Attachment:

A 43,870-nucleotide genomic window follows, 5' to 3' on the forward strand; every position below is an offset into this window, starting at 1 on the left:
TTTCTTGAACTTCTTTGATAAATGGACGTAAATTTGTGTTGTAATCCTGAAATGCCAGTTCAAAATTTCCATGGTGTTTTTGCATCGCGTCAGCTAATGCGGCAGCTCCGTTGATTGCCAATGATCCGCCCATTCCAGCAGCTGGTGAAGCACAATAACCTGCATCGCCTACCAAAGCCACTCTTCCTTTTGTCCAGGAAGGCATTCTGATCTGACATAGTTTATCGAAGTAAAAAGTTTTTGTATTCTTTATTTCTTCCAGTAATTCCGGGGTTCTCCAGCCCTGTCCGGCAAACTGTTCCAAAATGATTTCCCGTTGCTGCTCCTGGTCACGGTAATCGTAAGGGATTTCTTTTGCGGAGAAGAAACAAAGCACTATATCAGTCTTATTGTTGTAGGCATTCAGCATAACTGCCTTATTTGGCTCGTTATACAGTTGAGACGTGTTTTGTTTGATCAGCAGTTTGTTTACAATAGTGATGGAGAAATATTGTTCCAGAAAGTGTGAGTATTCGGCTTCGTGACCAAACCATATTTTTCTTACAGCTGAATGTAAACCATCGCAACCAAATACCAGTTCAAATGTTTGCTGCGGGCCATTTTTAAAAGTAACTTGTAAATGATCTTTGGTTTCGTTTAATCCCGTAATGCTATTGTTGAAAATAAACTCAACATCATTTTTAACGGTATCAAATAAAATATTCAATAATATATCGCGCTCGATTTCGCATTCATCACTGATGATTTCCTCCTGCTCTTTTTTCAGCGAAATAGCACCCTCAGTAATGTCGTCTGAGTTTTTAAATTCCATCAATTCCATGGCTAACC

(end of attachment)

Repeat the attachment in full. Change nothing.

A 43,870-nucleotide genomic window follows, 5' to 3' on the forward strand; every position below is an offset into this window, starting at 1 on the left:
TTTCTTGAACTTCTTTGATAAATGGACGTAAATTTGTGTTGTAATCCTGAAATGCCAGTTCAAAATTTCCATGGTGTTTTTGCATCGCGTCAGCTAATGCGGCAGCTCCGTTGATTGCCAATGATCCGCCCATTCCAGCAGCTGGTGAAGCACAATAACCTGCATCGCCTACCAAAGCCACTCTTCCTTTTGTCCAGGAAGGCATTCTGATCTGACATAGTTTATCGAAGTAAAAAGTTTTTGTATTCTTTATTTCTTCCAGTAATTCCGGGGTTCTCCAGCCCTGTCCGGCAAACTGTTCCAAAATGATTTCCCGTTGCTGCTCCTGGTCACGGTAATCGTAAGGGATTTCTTTTGCGGAGAAGAAACAAAGCACTATATCAGTCTTATTGTTGTAGGCATTCAGCATAACTGCCTTATTTGGCTCGTTATACAGTTGAGACGTGTTTTGTTTGATCAGCAGTTTGTTTACAATAGTGATGGAGAAATATTGTTCCAGAAAGTGTGAGTATTCGGCTTCGTGACCAAACCATATTTTTCTTACAGCTGAATGTAAACCATCGCAACCAAATACCAGTTCAAATGTTTGCTGCGGGCCATTTTTAAAAGTAACTTGTAAATGATCTTTGGTTTCGTTTAATCCCGTAATGCTATTGTTGAAAATAAACTCAACATCATTTTTAACGGTATCAAATAAAATATTCAATAATATATCGCGCTCGATTTCGCATTCATCACTGATGATTTCCTCCTGCTCTTTTTTCAGCGAAATAGCACCCTCAGTAATGTCGTCTGAGTTTTTAAATTCCATCAATTCCATGGCTAACC